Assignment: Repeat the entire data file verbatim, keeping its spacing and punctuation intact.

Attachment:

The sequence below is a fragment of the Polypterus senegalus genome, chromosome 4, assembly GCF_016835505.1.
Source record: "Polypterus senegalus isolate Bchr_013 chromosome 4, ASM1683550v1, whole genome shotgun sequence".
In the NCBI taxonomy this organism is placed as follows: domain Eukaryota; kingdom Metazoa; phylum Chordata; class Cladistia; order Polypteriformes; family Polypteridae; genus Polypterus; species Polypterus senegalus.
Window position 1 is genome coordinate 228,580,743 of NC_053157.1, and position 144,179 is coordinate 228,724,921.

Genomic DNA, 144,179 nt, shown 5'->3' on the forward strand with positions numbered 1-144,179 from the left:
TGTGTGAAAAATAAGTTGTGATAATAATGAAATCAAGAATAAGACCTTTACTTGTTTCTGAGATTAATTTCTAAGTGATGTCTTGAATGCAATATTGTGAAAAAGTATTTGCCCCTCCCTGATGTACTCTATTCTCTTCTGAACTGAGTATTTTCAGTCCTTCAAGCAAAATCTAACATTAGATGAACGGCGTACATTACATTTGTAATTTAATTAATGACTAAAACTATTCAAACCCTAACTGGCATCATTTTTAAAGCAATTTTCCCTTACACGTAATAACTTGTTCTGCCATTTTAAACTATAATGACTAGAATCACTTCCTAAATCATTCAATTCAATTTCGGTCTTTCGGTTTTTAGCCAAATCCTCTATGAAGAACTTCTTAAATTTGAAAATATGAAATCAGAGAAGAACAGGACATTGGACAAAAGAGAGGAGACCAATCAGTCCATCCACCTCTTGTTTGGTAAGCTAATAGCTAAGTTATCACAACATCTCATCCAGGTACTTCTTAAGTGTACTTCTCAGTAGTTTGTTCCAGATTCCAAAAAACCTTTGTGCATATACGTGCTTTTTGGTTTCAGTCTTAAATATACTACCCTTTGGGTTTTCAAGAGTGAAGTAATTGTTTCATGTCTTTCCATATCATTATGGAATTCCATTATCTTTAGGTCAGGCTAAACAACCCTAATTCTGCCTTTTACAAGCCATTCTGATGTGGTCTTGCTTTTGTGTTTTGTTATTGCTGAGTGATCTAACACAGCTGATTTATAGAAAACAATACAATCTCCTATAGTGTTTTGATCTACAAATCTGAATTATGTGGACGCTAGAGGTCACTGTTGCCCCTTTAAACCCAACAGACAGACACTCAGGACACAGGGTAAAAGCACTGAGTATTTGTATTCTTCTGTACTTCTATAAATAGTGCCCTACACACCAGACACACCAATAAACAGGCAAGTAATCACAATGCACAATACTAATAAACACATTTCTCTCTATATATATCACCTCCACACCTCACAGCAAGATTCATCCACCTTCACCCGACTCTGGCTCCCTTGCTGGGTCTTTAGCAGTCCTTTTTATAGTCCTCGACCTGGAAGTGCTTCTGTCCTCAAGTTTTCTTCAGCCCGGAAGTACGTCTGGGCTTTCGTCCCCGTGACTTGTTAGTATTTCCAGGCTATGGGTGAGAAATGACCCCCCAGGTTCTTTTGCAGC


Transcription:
The sequence below is a fragment of the Polypterus senegalus genome, chromosome 4, assembly GCF_016835505.1.
Source record: "Polypterus senegalus isolate Bchr_013 chromosome 4, ASM1683550v1, whole genome shotgun sequence".
In the NCBI taxonomy this organism is placed as follows: domain Eukaryota; kingdom Metazoa; phylum Chordata; class Cladistia; order Polypteriformes; family Polypteridae; genus Polypterus; species Polypterus senegalus.
Window position 1 is genome coordinate 228,580,743 of NC_053157.1, and position 144,179 is coordinate 228,724,921.

Genomic DNA, 144,179 nt, shown 5'->3' on the forward strand with positions numbered 1-144,179 from the left:
TGTGTGAAAAATAAGTTGTGATAATAATGAAATCAAGAATAAGACCTTTACTTGTTTCTGAGATTAATTTCTAAGTGATGTCTTGAATGCAATATTGTGAAAAAGTATTTGCCCCTCCCTGATGTACTCTATTCTCTTCTGAACTGAGTATTTTCAGTCCTTCAAGCAAAATCTAACATTAGATGAACGGCGTACATTACATTTGTAATTTAATTAATGACTAAAACTATTCAAACCCTAACTGGCATCATTTTTAAAGCAATTTTCCCTTACACGTAATAACTTGTTCTGCCATTTTAAACTATAATGACTAGAATCACTTCCTAAATCATTCAATTCAATTTCGGTCTTTCGGTTTTTAGCCAAATCCTCTATGAAGAACTTCTTAAATTTGAAAATATGAAATCAGAGAAGAACAGGACATTGGACAAAAGAGAGGAGACCAATCAGTCCATCCACCTCTTGTTTGGTAAGCTAATAGCTAAGTTATCACAACATCTCATCCAGGTACTTCTTAAGTGTACTTCTCAGTAGTTTGTTCCAGATTCCAAAAAACCTTTGTGCATATACGTGCTTTTTGGTTTCAGTCTTAAATATACTACCCTTTGGGTTTTCAAGAGTGAAGTAATTGTTTCATGTCTTTCCATATCATTATGGAATTCCATTATCTTTAGGTCAGGCTAAACAACCCTAATTCTGCCTTTTACAAGCCATTCTGATGTGGTCTTGCTTTTGTGTTTTGTTATTGCTGAGTGATCTAACACAGCTGATTTATAGAAAACAATACAATCTCCTATAGTGTTTTGATCTACAAATCTGAATTATGTGGACGCTAGAGGTCACTGTTGCCCCTTTAAACCCAACAGACAGACACTCAGGACACAGGGTAAAAGCACTGAGTATTTGTATTCTTCTGTACTTCTATAAATAGTGCCCTACACACCAGACACACCAATAAACAGGCAAGTAATCACAATGCACAATACTAATAAACACATTTCTCTCTATATATATCACCTCCACACCTCACAGCAAGATTCATCCACCTTCACCCGACTCTGGCTCCCTTGCTGGGTCTTTAGCAGTCCTTTTTATAGTCCTCGACCTGGAAGTGCTTCTGTCCTCAAGTTTTCTTCAGCCCGGAAGTACGTCTGGGCTTTCGTCCCCGTGACTTGTTAGTATTTCCAGGCTATGGGTGAGAAATGACCCCCCAGGTTCTTTTGCAGC